Tuesday, April 12, 2011

[pima.nius] Digital-savvy islanders grow wary of 'big man' leadership style

12:39 PM |

Digital-savvy islanders grow wary of 'big man' leadership style

Pacific Media Centre, Rowan Callick

10 April, 2011

As people in the Pacific gain access to more information in the digital revolution, they are becoming less satisfied with the levels of leadership and services in their communities. The ultimate options are unclear, but it is important to note that a debate is under way.

OPINION: The cyclone season is coming to an end for this year, yet a different type of turmoil is starting to stir the Pacific islands. A digital revolution is running through the region, with myriad mobile towers being erected providing cheap-as-chips, pay-as-you-go calls.

Facebook is running riot. People are able to check on their relatives in distant villages, farmers are setting prices after talking to informants at markets. And both the facts and the rumours about how political and landowner leaders are behaving are going feral online and on mobile - as are resulting opinions.

As people in the Pacific gain access to more information, they are becoming less satisfied with the levels of leadership and services in their communities. The ultimate options are unclear, but it is important to note that a debate is under way.

People are becoming wary of those claiming "big man" status and are looking for more accountable, lower-profile leaders focused more on long-postponed delivery of basic services.

Former PNG Prime Minister Sir Rabbie Namaliu, now busy as a corporate board member, said in a recent speech: "I see our democracy, our parliamentary system, as being at the crossroads. The next election (due next year) will be more critical than any since independence (in 1975).

"I sense that the total lack of parliamentary accountability troubles our people greatly" - as politicians and public servants seize the country's fast-growing resource returns for themselves instead of making them available for schools, clinics and roads.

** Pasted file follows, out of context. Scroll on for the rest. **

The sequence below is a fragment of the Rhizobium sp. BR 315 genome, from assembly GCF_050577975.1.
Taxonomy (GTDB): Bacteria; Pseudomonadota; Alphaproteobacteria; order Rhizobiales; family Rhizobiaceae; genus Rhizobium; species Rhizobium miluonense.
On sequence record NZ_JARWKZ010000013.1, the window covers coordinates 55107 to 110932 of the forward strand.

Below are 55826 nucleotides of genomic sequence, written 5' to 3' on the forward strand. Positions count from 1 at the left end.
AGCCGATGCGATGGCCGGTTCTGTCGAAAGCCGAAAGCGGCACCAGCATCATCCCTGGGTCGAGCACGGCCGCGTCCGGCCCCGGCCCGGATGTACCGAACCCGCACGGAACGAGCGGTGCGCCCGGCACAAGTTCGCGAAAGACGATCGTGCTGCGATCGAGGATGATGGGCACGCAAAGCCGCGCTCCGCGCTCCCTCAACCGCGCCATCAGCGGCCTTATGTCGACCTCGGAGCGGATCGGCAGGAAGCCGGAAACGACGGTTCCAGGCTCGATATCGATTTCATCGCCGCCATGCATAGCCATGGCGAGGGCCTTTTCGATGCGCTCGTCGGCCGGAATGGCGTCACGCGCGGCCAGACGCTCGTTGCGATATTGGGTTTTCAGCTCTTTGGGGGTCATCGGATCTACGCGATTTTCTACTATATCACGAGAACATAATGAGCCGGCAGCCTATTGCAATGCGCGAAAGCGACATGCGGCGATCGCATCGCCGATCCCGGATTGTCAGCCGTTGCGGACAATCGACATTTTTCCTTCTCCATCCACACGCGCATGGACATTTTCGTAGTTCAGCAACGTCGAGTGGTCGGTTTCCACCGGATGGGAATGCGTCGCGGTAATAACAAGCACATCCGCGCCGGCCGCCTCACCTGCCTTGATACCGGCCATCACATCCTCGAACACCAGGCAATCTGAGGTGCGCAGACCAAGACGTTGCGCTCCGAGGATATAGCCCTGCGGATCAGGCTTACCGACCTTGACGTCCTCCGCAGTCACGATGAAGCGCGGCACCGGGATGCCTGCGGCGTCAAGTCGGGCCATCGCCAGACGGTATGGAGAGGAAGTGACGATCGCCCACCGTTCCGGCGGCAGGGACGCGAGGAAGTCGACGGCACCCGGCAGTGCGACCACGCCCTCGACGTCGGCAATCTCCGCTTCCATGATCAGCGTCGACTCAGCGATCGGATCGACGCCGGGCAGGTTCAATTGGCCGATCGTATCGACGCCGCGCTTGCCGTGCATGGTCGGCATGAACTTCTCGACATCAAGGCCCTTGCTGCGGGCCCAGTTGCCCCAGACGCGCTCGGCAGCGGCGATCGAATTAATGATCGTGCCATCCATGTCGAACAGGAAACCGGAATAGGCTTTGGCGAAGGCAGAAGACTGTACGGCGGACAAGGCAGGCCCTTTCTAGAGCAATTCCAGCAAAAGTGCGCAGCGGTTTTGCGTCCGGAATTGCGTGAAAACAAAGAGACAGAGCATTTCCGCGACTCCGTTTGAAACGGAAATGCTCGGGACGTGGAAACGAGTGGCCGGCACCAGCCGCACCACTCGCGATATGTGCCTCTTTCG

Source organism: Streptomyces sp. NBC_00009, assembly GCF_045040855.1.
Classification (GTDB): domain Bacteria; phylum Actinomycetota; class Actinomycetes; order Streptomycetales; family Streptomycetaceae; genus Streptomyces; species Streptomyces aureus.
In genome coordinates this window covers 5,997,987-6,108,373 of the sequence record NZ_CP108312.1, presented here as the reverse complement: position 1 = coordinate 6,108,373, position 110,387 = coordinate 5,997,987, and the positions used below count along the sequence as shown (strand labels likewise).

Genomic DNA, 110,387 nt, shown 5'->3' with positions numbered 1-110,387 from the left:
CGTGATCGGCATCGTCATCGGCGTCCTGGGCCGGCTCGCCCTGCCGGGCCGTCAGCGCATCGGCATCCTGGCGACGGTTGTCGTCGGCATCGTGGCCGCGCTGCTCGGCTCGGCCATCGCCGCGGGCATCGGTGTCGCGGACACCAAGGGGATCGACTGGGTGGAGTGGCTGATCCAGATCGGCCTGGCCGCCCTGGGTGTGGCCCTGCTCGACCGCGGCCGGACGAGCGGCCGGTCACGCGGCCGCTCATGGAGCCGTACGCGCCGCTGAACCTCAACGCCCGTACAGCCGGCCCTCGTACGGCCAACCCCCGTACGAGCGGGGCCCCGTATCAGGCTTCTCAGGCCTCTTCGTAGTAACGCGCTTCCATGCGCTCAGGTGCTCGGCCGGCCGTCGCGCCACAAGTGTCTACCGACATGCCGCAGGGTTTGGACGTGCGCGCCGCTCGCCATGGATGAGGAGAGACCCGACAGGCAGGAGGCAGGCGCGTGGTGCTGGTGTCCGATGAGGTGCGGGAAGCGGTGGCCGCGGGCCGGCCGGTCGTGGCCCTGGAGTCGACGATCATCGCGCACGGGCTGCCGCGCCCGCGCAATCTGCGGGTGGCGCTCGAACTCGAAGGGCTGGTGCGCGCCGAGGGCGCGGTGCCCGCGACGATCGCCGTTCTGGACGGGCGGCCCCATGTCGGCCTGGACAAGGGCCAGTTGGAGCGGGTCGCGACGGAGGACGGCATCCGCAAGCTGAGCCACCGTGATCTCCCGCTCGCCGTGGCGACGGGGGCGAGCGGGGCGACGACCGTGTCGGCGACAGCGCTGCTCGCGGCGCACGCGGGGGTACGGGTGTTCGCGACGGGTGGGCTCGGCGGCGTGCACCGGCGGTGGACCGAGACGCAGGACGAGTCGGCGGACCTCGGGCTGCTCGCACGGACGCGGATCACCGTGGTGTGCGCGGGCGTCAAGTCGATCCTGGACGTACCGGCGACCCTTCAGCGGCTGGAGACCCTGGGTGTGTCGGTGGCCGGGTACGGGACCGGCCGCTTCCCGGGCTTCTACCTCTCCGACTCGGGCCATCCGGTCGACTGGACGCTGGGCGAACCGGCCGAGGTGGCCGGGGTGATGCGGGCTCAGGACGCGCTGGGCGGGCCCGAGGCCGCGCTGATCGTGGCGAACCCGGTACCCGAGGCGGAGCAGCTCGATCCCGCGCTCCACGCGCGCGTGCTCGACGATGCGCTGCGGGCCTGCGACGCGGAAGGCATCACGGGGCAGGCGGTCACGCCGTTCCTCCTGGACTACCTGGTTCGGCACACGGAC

In PNG and elsewhere in the Pacific, younger people, mobiles glued to their ears, are seizing newfound opportunities to discuss options for their futures, just as their peers in the Middle East have been doing.

A lively Vanuatu-based think tank, the Pacific Institute of Public Policy, has just published an essay that says: "Where authoritarian regimes in Egypt and Tunisia have fallen under popular pressure, in our part of the world the pressure is on parliamentary democracy itself. There is growing disillusionment with current systems and the antics of political big men, who treat politics as a self-serving game."

It warns that, as has already happened in Fiji, "unless there is urgent reform a combination of demographics and new geopolitics could spell the end of democracy as we know it in the Pacific, beginning with Melanesia" - which has to date been the regional exemplar of lively democracy, compared with the more aristocratic Polynesian culture.

The institute says: "Vast amounts of time and money are wasted on supporting or toppling governing coalitions, with the net result that the populations of Melanesia are increasingly starting to feel that parliamentary democracy is a waste of time. The struggle between communal values and individual rights remains a deep faultline."

Is Frank Bainimarama's militarised Fiji becoming an attractive alternative in the region as the coup leader milks to the utmost his new chairmanship of the Melanesian Spearhead Group?

Probably not beyond the "big man" elites which last week endorsed his programme but are themselves also on the nose.

What should Australia do? The institute says: "Entering the debate on no-fly zones in Libya might be worthwhile, however, entering the debate on the future of Melanesia is essential."

But this is a debate which only Melanesians can resolve.

It may involve an evolution to presidential-type structures, and more or less devolution. It should involve more women in positions of power at every level. It will mean greater uncertainty over the next few years.

It is also a debate that Canberra - and the broader Australian community - can and should encourage, through providing resources to enhance informed discussion, and through listening to the new voices, and giving them platforms, so that the lively communities to our north shape up to take full advantage of their emerging opportunities.

pacific islands media association
aotearoa, new zealand
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